To the Editor:
Our state legislature passed reforms to ensure safe school environments for the immunocompromised through good immunization policies.
Recently Connecticut passed a law allowing patients to utilize assistance programs to lower their out-of-pocket expenses.
That is why it is alarming to see these same lawmakers consider legislation that would divert savings intended for patients into the pockets of for-profit businesses.
In 1992, Congress created the 340B Drug Discount program to stretch limited resources and help patients access life-saving health care. The program requires pharmaceutical manufacturers to provide medicines to qualifying 340B hospitals at drastically discounted prices. Hospitals qualify for 340B discounts by serving a percentage of low-income or uninsured patients.
And while this program has good intentions, unfortunately the hospitals have seen it as a piggy bank during the past thirty years, abusing and expanding the program to where it is currently unrecognizable. And some states are trying to exacerbate the program.
Connecticut’s SB 355 would make it even worse.
If enacted, the bill would force manufacturers to send 340B-discounted drugs to “contract pharmacies,” which are tightly linked to abuses of the 340B program and have no obligation to pass savings on to patients. Shouldn’t that be our goal when enacting any healthcare savings legislation, that the patients save money? Not in this case.
340B is now the second largest federal drug program behind only Medicare part D to the tune of $38 million in 2020. In 2010, the program was expanded to allow hospitals to contract with an unlimited number of pharmacies to dispense 340B purchased medications to patients. Since then, the amount of contract pharmacies has grown by 4,000%. Some hospitals in Connecticut do business through pharmacies in Texas and California. How is that benefitting Connecticut patients?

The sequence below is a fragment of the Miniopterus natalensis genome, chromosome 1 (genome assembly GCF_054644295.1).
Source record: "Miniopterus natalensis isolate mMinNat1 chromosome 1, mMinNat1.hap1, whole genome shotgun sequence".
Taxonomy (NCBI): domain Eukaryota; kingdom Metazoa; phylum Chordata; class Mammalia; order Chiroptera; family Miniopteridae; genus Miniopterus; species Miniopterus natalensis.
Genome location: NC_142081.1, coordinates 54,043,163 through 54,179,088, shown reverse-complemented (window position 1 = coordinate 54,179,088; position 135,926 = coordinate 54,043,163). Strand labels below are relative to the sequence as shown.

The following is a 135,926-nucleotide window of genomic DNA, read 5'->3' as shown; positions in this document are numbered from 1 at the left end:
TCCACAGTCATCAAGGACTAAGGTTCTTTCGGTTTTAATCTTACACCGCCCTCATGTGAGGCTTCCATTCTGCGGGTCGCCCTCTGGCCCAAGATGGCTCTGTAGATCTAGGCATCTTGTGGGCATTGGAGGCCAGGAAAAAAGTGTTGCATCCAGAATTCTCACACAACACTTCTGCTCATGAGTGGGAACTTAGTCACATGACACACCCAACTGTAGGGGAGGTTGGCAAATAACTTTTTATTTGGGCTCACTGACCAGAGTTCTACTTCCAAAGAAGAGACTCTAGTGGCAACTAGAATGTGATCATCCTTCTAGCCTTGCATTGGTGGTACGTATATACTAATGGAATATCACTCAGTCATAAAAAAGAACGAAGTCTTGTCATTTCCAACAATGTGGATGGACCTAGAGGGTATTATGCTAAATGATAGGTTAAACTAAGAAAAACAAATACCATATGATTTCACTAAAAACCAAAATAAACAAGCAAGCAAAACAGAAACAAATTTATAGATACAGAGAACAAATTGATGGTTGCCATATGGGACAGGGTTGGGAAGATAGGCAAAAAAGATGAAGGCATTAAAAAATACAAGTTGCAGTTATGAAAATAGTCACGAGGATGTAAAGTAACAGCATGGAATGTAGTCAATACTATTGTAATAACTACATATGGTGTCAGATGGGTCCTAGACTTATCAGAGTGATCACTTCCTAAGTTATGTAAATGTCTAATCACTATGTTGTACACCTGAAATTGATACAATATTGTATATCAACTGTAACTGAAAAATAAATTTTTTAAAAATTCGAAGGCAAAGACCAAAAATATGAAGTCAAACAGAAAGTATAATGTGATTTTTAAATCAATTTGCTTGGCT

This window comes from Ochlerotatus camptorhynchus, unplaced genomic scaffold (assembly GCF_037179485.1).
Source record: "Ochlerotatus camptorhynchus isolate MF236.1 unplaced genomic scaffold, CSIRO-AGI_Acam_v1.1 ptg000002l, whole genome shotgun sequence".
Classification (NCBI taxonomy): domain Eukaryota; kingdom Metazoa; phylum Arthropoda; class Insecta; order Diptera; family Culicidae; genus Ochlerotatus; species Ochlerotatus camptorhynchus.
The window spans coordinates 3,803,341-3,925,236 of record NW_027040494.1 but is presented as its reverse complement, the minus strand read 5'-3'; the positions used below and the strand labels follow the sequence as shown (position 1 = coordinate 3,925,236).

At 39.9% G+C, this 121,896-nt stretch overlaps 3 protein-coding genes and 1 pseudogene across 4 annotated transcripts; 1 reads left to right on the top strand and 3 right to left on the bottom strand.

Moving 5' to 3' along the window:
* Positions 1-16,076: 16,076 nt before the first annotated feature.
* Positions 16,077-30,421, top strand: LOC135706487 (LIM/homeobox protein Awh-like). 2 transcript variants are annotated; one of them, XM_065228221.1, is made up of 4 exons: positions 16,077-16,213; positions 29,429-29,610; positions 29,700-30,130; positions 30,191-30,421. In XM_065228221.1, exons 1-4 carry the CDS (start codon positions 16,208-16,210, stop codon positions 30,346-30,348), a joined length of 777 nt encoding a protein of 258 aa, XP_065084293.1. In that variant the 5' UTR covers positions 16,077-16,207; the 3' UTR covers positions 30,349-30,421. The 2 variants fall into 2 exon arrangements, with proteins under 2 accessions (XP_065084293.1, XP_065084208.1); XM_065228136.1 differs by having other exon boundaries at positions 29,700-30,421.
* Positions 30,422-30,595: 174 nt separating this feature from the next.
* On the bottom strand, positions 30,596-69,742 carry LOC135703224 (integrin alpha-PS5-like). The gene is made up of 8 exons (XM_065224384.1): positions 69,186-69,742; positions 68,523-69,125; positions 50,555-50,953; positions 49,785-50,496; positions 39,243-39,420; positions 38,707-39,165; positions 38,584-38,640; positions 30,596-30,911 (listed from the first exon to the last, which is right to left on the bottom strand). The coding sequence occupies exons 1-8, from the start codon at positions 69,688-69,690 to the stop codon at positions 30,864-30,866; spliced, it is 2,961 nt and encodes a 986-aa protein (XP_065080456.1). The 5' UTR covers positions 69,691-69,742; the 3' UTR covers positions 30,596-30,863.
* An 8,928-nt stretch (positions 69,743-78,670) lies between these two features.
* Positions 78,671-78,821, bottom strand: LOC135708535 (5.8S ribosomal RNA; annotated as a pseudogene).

Even contracts at Connecticut’s own Hartford Healthcare and Yale New Haven Health have skyrocketed according to data from HRSA (Health Resources and Services Administration). In 2011, Yale had one contract pharmacy and in 2022 has 266. In 2016, Hartford Health Care had 7 contracts and today has 148.
These are profitable relationships. A report from Berkley Research Group showed that the average profit margin on 340B medicines commonly dispensed through contract pharmacies is an estimated 72 percent, compared with just 22 percent for non-340B medicines dispensed through independent pharmacies.
According to a report by the Community Oncologist Alliance (COA), some 340B hospitals charge patients, including the uninsured, as much as 3.8 times the cost that they pay to acquire the medication.
These “nonprofit” 340B hospitals are lining their pockets at the expense of patients that need charity care; something they provide less of than the average hospital.
Legislation like SB 355 has been rejected in Vermont and Maine and is still being scrutinized in California. Arkansas passed a variation of the bill, and it is now tied up in litigation.
Though well intended to help better serve populations that needed better access to potentially lifesaving medications, 340B not only needs to be reformed, but states like Connecticut should stay out of potential legislative traps that could make an already corrupted program worse.
LaMattina is former President, Pfizer Global Research and Development. He is the author of the upcoming book, “Profits and Pharma: Balancing Innovation, Medicine and Drug Prices.”